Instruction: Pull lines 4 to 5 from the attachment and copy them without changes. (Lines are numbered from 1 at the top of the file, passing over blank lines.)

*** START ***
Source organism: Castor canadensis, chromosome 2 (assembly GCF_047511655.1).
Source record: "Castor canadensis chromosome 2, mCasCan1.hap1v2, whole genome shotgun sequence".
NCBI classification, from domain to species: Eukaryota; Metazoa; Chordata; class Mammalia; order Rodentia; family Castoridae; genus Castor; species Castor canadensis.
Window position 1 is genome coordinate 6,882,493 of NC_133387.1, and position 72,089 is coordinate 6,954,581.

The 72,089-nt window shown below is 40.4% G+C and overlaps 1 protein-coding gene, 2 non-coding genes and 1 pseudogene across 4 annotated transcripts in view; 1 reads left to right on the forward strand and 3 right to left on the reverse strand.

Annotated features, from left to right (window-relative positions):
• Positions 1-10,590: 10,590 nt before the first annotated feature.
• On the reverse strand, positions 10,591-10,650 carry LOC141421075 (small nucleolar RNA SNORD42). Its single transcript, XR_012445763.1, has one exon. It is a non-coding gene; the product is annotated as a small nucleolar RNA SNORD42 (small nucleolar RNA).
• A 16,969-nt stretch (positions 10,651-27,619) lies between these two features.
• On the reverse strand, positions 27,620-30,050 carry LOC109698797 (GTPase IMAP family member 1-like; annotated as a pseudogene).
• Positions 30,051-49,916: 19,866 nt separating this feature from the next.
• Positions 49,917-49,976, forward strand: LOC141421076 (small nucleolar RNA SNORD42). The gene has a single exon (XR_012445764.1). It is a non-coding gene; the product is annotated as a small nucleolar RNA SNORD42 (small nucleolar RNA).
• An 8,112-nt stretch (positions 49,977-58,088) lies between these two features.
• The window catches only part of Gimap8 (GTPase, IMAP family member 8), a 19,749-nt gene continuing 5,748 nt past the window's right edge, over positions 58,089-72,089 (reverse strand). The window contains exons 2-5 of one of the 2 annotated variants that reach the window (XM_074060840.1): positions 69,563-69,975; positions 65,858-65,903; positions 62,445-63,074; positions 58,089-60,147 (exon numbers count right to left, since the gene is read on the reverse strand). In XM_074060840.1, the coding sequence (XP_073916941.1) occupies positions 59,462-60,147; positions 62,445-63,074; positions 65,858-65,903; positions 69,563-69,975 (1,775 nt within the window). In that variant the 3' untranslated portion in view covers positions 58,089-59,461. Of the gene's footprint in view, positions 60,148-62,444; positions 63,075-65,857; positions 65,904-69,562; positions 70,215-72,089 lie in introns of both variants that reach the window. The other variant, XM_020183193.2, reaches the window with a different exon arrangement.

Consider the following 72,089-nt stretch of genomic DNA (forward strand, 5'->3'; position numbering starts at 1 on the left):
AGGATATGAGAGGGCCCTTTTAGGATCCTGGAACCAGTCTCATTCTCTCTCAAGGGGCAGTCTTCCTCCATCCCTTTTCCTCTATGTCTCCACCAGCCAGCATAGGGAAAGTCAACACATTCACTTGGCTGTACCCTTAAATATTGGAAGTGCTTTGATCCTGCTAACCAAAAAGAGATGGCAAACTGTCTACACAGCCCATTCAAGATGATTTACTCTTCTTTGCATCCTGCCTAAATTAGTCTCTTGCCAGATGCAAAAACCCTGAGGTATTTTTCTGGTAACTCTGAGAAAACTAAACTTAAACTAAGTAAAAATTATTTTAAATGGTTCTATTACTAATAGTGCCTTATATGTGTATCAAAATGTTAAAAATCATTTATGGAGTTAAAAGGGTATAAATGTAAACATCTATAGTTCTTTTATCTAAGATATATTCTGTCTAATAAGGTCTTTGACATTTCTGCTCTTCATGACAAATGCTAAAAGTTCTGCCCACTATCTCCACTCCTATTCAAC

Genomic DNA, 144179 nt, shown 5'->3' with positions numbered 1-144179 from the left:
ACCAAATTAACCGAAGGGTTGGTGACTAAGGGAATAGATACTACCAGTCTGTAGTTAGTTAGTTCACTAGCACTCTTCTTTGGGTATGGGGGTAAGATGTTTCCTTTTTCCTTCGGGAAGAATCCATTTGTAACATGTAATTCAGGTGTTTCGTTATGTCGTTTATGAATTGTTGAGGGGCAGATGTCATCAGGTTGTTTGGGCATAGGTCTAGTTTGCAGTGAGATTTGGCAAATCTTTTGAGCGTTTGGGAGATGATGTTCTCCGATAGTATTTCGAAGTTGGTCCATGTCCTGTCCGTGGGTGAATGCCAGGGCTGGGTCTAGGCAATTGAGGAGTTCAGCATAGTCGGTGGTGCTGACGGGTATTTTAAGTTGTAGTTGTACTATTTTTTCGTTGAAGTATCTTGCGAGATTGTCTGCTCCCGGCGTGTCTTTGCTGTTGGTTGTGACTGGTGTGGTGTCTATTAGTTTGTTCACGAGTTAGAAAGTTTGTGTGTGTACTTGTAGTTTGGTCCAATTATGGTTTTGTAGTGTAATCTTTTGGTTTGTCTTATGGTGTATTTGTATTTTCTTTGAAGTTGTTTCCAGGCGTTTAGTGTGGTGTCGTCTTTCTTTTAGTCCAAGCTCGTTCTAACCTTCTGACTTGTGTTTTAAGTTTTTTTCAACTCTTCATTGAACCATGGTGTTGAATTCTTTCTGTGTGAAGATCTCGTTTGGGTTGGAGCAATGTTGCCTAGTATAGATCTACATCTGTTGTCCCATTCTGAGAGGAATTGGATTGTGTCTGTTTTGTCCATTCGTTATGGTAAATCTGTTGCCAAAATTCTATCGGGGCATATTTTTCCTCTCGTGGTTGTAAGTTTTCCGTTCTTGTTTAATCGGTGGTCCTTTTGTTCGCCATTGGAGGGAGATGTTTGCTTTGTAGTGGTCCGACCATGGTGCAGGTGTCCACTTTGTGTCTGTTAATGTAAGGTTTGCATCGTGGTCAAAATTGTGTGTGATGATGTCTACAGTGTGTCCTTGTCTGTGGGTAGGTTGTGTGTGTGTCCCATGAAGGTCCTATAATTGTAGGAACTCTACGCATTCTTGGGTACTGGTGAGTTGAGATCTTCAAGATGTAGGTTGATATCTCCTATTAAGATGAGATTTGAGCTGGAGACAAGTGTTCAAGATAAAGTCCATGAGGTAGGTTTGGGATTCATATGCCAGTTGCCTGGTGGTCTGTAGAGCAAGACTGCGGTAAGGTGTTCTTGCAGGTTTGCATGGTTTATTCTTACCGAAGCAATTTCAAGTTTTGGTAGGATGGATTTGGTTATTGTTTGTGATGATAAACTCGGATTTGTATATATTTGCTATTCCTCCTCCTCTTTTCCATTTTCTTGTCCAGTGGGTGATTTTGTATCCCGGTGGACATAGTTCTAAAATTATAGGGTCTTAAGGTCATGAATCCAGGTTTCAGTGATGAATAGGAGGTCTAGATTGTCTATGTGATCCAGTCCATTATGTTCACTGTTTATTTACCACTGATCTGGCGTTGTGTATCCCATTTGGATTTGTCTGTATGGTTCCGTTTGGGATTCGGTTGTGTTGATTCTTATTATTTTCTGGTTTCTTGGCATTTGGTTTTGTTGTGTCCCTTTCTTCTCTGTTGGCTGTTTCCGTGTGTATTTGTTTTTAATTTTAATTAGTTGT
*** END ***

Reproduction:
Window position 1 is genome coordinate 6,882,493 of NC_133387.1, and position 72,089 is coordinate 6,954,581.

The 72,089-nt window shown below is 40.4% G+C and overlaps 1 protein-coding gene, 2 non-coding genes and 1 pseudogene across 4 annotated transcripts in view; 1 reads left to right on the forward strand and 3 right to left on the reverse strand.